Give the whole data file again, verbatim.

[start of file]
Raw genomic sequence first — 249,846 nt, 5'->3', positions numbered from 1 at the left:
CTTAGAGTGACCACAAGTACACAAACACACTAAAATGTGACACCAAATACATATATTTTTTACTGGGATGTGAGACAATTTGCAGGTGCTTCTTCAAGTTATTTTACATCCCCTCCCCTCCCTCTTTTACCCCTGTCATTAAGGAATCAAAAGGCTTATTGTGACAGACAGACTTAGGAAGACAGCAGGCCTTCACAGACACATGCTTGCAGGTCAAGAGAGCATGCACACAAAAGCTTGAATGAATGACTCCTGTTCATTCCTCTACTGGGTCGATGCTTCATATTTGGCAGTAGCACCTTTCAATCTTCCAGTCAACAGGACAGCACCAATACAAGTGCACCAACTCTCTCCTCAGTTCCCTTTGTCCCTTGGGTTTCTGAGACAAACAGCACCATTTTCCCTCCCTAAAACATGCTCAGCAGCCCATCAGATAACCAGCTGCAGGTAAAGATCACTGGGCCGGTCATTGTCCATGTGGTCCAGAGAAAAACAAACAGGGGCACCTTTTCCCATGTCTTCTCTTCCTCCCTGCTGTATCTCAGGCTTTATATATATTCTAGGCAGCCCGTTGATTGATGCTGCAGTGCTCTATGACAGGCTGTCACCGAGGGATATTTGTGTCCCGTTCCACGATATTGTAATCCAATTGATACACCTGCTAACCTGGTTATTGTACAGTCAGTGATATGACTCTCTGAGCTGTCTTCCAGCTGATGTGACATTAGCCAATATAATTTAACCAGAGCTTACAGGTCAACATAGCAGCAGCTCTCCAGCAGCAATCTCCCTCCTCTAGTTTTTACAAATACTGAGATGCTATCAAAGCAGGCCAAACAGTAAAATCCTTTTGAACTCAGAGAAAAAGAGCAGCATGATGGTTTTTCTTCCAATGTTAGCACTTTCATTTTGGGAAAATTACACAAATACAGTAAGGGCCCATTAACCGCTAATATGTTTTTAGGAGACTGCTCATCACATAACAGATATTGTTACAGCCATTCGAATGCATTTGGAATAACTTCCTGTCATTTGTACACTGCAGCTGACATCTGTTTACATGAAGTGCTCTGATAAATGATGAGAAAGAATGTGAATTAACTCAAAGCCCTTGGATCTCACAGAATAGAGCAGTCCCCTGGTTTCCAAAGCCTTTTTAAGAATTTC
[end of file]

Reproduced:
Raw genomic sequence first — 249,846 nt, 5'->3', positions numbered from 1 at the left:
CTTAGAGTGACCACAAGTACACAAACACACTAAAATGTGACACCAAATACATATATTTTTTACTGGGATGTGAGACAATTTGCAGGTGCTTCTTCAAGTTATTTTACATCCCCTCCCCTCCCTCTTTTACCCCTGTCATTAAGGAATCAAAAGGCTTATTGTGACAGACAGACTTAGGAAGACAGCAGGCCTTCACAGACACATGCTTGCAGGTCAAGAGAGCATGCACACAAAAGCTTGAATGAATGACTCCTGTTCATTCCTCTACTGGGTCGATGCTTCATATTTGGCAGTAGCACCTTTCAATCTTCCAGTCAACAGGACAGCACCAATACAAGTGCACCAACTCTCTCCTCAGTTCCCTTTGTCCCTTGGGTTTCTGAGACAAACAGCACCATTTTCCCTCCCTAAAACATGCTCAGCAGCCCATCAGATAACCAGCTGCAGGTAAAGATCACTGGGCCGGTCATTGTCCATGTGGTCCAGAGAAAAACAAACAGGGGCACCTTTTCCCATGTCTTCTCTTCCTCCCTGCTGTATCTCAGGCTTTATATATATTCTAGGCAGCCCGTTGATTGATGCTGCAGTGCTCTATGACAGGCTGTCACCGAGGGATATTTGTGTCCCGTTCCACGATATTGTAATCCAATTGATACACCTGCTAACCTGGTTATTGTACAGTCAGTGATATGACTCTCTGAGCTGTCTTCCAGCTGATGTGACATTAGCCAATATAATTTAACCAGAGCTTACAGGTCAACATAGCAGCAGCTCTCCAGCAGCAATCTCCCTCCTCTAGTTTTTACAAATACTGAGATGCTATCAAAGCAGGCCAAACAGTAAAATCCTTTTGAACTCAGAGAAAAAGAGCAGCATGATGGTTTTTCTTCCAATGTTAGCACTTTCATTTTGGGAAAATTACACAAATACAGTAAGGGCCCATTAACCGCTAATATGTTTTTAGGAGACTGCTCATCACATAACAGATATTGTTACAGCCATTCGAATGCATTTGGAATAACTTCCTGTCATTTGTACACTGCAGCTGACATCTGTTTACATGAAGTGCTCTGATAAATGATGAGAAAGAATGTGAATTAACTCAAAGCCCTTGGATCTCACAGAATAGAGCAGTCCCCTGGTTTCCAAAGCCTTTTTAAGAATTTC